Good point Clive. Within 10 years time AI will be the most intelligent thing on the planet and will even appear sentient. We can kid ourselves all we like about soft skills etc. Most of the human race are underestimating its development and impact. It will give better more accurate, unbiased advice than us and will end up being a straight through process for advice to re-insurer on most occasions. All other pontification is mostly from folk who have done no research or study on this.
On 21 January 2023 at 12:58 pm w k said:
without a question of doubt, this AI thingy will be a powerful machine. if i were the developer, i'll make it so powerful that it'll provide the best possible solution for everyone who uses it. users don't have to bother to think .... just like the cows who are confident that the farmer will provide the best for them.
On 21 January 2023 at 1:00 pm w k said:
one more thing - newton's law states, for every action, there is an equal and opposite reaction.
On 24 January 2023 at 12:34 pm JPHale said:
@w k, yup :D
On 25 January 2023 at 10:09 am w k said:
thank you JP.

i hope the day will NOT come where AI is the only source and every one is forced to use it. and in 10years' time, consumers will be like cows, with no other choices (for better or worst), don't have to make any decisions, and the farmer (AI) controls their every movements.

that's the capability of AI. is that good and do you want that to happen? what do you think i would say if i were the developer?
On 26 January 2023 at 8:37 am Backstage said:
Well back in the 1800's when cars and trucks tractors started arriving a lot of horses were made redundant.

Technology continues. Most folk a burying their heads in the sand on this.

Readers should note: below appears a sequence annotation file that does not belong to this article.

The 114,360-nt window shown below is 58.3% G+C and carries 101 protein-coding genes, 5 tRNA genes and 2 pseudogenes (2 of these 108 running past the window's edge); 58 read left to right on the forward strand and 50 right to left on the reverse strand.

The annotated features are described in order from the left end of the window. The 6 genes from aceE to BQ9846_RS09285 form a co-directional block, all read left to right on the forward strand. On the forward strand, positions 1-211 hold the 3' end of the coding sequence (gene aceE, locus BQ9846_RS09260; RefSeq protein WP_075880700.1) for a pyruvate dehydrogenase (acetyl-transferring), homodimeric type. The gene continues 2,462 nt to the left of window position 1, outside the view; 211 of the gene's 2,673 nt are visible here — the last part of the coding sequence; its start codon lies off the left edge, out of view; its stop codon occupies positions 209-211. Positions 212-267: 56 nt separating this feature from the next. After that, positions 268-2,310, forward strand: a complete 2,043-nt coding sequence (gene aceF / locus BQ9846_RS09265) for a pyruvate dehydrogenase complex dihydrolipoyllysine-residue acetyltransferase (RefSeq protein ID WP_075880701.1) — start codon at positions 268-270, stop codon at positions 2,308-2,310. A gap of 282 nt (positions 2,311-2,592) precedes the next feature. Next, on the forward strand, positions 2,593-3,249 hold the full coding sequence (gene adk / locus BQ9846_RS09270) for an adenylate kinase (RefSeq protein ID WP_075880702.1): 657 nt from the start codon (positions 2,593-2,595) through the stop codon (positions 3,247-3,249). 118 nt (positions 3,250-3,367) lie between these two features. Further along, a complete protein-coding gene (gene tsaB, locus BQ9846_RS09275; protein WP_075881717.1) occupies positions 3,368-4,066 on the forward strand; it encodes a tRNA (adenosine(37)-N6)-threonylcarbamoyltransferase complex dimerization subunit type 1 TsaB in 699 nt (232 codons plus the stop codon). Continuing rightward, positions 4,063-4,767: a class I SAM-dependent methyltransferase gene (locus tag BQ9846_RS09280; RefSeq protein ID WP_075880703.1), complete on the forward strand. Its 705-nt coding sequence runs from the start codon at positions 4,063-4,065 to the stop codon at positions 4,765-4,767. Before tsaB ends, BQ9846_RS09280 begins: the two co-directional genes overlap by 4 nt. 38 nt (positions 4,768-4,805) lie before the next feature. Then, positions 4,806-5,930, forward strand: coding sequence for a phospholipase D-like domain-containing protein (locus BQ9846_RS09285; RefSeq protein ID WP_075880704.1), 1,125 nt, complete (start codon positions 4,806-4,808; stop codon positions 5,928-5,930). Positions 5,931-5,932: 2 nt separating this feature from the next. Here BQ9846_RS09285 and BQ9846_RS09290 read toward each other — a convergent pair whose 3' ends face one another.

You can embrace or ignore, it can be a threat to your business or a toll. It is not going away.

A couple of good books for starters, Scary Smart, the future of AI and A World Without Work. The robots are coming :), it does not have to be dystopian.
On 26 January 2023 at 8:44 am Backstage said:
Actually, I wish it would be here now and working for insurers, turnaround times would be almost instant.

With all the tech we have now things have slowed down to worse than ever with processing for insurers.

This working from home BS that some insurers still allow has caused unacceptable productivity and entitled staff attitudes. With some insurers its all about star jumps and press ups and less about the core business.

Some CEO's should be hanging their heads in shame. AI can be trained to be more productive, available and responsive. On this bases, they are a threat to entitled individuals and bad leaders in our industry.
On 30 January 2023 at 3:26 am Clive.Fernandes said:
During my research to write this article, I tested ChatGPT comprehensively and can attest to its power. There will be legal and ethical considerations, and AI is not ready yet - but like it or not - it will replace a lot of work we do as advisers now.

The last four years of founding and running National Capital have shown me first-hand the power of technology. What used to take us 4 hours at a previous firm can now be done in 0.8 seconds!

Many people I speak to from different industries are of the misconception that AI will disrupt other industries - but their own is too complex for AI to handle.

I think about the thousands of variables a self-driving car needs to compute, including human behaviour and the ramifications of a misstep. Yet, self-driving cars will soon become a reality.

Question: Do we believe providing Financial Advice is more complex than driving a car?